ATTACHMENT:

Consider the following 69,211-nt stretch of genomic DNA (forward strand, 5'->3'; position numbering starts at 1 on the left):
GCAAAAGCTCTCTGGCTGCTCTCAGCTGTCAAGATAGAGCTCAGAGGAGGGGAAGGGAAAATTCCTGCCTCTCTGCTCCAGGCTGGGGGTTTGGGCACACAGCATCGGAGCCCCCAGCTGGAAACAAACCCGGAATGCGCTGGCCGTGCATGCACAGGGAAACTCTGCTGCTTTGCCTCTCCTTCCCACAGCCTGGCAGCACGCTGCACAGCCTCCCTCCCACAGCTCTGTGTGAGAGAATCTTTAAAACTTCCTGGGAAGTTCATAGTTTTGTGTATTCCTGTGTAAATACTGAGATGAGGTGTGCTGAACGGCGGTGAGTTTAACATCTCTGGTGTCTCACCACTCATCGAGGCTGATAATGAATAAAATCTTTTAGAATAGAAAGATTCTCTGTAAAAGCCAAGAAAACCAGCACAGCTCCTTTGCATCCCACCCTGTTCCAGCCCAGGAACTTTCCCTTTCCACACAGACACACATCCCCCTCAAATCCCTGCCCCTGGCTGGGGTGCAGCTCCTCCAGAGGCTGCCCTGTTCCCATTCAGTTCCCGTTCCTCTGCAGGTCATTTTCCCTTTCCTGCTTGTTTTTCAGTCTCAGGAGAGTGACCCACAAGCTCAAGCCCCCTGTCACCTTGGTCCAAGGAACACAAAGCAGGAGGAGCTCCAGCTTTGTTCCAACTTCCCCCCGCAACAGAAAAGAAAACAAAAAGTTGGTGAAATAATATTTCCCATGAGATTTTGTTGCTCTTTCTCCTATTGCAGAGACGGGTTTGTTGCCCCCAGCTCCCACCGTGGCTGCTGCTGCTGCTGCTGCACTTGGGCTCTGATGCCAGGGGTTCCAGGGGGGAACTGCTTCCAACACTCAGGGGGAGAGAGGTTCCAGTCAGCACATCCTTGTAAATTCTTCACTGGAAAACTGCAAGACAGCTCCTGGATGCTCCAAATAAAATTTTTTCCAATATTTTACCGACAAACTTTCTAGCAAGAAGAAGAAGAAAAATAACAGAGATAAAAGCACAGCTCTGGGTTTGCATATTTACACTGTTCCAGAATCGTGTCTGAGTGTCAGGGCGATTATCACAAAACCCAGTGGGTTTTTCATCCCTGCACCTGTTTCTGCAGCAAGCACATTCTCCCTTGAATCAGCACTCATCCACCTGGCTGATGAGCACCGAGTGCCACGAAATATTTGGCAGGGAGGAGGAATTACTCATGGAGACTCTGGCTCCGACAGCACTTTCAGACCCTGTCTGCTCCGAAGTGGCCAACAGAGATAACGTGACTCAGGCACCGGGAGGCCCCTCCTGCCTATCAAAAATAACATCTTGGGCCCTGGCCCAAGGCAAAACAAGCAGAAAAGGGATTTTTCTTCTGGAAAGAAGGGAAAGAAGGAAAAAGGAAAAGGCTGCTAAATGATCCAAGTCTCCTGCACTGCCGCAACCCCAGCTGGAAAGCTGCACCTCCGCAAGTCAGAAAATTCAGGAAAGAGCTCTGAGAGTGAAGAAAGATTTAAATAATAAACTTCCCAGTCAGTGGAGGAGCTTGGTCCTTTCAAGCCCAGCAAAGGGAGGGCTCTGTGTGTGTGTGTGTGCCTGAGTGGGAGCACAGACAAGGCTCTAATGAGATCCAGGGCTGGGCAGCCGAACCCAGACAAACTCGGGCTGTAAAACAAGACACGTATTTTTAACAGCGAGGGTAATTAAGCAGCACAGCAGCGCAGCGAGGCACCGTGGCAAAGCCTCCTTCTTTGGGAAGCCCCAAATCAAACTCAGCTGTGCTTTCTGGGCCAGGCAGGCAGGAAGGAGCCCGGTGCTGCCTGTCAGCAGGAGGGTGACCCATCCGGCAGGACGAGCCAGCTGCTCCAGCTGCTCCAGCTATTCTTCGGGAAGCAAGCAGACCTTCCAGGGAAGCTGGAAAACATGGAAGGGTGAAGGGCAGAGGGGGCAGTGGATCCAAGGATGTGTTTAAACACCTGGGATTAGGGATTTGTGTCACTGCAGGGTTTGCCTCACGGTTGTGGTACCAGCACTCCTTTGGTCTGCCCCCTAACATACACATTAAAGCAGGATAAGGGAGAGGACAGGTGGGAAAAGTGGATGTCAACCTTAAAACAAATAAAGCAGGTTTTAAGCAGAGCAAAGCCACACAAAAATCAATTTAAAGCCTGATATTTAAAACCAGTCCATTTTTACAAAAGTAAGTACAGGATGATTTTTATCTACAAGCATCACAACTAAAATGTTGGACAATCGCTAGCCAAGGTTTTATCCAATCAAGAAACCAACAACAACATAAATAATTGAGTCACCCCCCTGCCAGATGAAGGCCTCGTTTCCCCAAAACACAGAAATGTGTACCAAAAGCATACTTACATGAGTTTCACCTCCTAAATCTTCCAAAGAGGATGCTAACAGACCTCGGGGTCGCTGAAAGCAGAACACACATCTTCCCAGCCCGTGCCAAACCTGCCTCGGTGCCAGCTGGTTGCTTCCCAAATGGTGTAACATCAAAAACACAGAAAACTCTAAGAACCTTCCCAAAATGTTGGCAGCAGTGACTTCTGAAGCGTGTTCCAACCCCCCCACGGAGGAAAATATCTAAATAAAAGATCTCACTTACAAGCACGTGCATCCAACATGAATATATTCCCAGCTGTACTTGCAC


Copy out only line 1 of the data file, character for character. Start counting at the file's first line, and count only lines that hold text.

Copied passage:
Consider the following 69,211-nt stretch of genomic DNA (forward strand, 5'->3'; position numbering starts at 1 on the left):